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UPDATED: February 17, 2013 NO. 8 FEBRUARY 21, 2013
Meet Four People Born in the Year of the Snake
A Farmer Happy With Life

Chen Zuorong, born 1965

Chen Zuorong has been doing farm work her whole life, but she isn't complaining.

The 48-year-old woman of Beibaozhuang Village in Zibo, in Shandong Province, is satisfied with her life.

In the past 12 years, Chen has brought up three daughters—the youngest of whom began university last year—and transformed her old dilapidated house with a new kitchen, three bedrooms and a new living room.

Chen's husband works with a township tobacco company and earns a monthly salary of 2,000 yuan ($321). Chen herself grows 1 mu—or roughly one sixth of an acre—of peach trees, 2 mu of corn and 1 mu of cotton and herbs. She earns around 4,000 yuan ($642) a year by selling peaches and herbs, and the corn she grows can feed her whole family.

In Chen's village, women of her age do farmwork at home while their husbands find work in the cities, mostly as construction workers with a salary of 80 to 90 yuan (about $13) a day. The husbands return to help their wives pick peaches during the harvest season.

"I have a lot of freedom. I do farmwork when I want to, and when I am tired I rest at home," Chen said.

With roughly half of China's population living in the countryside, the government has been paying increasing attention to the social welfare of rural residents in recent years.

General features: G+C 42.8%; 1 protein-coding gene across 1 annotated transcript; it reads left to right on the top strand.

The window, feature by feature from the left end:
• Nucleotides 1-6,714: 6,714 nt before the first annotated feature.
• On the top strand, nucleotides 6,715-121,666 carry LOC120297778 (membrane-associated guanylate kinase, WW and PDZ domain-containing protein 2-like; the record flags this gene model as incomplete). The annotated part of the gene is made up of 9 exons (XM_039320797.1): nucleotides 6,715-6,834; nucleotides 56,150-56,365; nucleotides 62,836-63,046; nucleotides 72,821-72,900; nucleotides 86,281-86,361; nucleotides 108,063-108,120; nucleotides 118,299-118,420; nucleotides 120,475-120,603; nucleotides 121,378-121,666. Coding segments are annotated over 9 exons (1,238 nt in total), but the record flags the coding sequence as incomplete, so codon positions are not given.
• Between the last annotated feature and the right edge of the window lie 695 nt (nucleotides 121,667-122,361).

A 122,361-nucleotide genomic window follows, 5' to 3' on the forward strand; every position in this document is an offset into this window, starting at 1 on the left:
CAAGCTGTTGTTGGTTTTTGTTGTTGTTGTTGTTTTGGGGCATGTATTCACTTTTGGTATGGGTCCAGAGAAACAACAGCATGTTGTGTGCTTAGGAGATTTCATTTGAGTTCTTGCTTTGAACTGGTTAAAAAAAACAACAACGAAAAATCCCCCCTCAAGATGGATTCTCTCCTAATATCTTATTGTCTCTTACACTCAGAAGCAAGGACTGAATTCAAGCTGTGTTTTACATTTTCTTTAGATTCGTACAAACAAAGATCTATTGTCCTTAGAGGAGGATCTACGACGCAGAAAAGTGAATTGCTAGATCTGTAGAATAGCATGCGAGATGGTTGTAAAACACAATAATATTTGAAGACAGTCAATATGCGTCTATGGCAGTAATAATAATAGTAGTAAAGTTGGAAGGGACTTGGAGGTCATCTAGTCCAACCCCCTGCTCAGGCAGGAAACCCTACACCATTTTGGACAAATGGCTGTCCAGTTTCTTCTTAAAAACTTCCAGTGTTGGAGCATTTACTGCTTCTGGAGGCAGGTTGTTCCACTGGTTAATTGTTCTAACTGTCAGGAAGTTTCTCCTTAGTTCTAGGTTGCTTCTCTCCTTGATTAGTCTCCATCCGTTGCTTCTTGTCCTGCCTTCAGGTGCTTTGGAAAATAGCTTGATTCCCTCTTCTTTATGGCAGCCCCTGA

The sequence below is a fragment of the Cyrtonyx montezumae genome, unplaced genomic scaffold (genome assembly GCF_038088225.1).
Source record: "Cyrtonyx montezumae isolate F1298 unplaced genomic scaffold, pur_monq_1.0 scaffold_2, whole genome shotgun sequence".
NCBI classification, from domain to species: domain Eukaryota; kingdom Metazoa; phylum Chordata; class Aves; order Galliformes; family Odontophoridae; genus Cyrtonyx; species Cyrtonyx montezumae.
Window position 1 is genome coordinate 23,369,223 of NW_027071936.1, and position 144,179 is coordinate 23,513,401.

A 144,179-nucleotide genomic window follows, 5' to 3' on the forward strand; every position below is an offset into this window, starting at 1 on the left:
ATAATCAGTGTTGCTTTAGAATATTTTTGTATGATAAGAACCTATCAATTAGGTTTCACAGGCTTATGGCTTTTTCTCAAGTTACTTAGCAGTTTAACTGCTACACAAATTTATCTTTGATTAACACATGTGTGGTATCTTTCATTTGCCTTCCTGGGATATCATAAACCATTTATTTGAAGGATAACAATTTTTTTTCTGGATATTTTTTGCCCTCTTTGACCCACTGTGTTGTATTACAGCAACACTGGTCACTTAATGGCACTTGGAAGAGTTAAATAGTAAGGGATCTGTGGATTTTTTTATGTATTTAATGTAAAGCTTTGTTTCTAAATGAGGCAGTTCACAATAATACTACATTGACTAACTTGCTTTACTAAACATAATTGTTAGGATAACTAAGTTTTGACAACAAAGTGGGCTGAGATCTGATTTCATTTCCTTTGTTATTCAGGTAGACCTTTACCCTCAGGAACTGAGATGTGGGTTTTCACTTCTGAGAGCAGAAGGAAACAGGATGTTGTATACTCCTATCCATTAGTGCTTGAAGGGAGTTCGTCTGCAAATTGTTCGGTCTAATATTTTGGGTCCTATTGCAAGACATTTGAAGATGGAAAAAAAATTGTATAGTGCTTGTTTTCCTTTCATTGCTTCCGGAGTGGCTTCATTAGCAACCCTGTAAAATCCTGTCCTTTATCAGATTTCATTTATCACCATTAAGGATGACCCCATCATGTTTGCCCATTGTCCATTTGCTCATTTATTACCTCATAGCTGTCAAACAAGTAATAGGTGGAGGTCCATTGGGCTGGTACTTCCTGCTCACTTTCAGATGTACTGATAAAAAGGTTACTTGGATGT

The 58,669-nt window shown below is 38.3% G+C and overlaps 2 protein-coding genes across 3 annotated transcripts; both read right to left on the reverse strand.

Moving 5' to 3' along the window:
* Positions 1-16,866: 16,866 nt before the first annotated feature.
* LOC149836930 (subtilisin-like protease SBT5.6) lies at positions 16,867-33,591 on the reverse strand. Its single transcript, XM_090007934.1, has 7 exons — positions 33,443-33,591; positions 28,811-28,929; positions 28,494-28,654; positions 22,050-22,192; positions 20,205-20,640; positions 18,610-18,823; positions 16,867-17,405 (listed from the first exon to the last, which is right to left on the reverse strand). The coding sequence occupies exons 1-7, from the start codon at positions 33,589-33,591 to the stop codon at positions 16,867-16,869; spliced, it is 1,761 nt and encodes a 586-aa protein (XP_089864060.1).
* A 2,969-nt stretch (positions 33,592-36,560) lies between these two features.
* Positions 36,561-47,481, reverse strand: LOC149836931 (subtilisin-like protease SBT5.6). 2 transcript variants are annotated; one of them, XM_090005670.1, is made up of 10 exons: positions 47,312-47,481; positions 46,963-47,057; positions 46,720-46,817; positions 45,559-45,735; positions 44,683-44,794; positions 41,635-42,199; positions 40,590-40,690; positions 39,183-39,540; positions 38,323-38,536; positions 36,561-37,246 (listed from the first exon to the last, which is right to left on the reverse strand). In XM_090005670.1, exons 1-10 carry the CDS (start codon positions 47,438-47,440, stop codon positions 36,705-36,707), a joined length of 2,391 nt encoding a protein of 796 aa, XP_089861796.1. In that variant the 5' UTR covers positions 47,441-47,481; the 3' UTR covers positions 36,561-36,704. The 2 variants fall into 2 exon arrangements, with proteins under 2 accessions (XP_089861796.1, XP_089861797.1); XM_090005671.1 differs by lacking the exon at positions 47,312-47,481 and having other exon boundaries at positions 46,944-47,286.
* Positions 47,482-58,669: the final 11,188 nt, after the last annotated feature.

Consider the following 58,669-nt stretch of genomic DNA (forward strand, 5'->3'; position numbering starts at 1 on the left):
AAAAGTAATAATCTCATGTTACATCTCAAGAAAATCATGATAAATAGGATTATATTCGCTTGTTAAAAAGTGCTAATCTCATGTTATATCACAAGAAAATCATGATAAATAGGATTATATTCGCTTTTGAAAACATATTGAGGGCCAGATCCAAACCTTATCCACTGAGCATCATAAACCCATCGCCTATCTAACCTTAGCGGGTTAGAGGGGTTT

Thanks to a pension scheme implemented a few years ago, Chen now pays 300 yuan ($48) a year as a contribution and will receive a monthly pension after she turns 60.

"I feel happy because I will be paid a monthly pension like a retiree in the city," Chen said.

In the past, farmers were responsible for their own medical expenses. If a family member became seriously ill, the cost of receiving life-saving treatment could bankrupt an entire family. Now a medical insurance scheme is taking hold in rural areas, with the government's share of covering medical costs increasing every year.

Chen pays an 80-yuan ($13) annual contribution to a healthcare insurance plan that covers more than 50 percent of her medical expenses. Official statistics show that the number of people covered by the rural insurance program skyrocketed from 80 million in 2003 to nearly 900 million in 2012.

Talking of the future, Chen said she has no plans to leave the farm.

"A farmer only retires when she grows too old to do the work."

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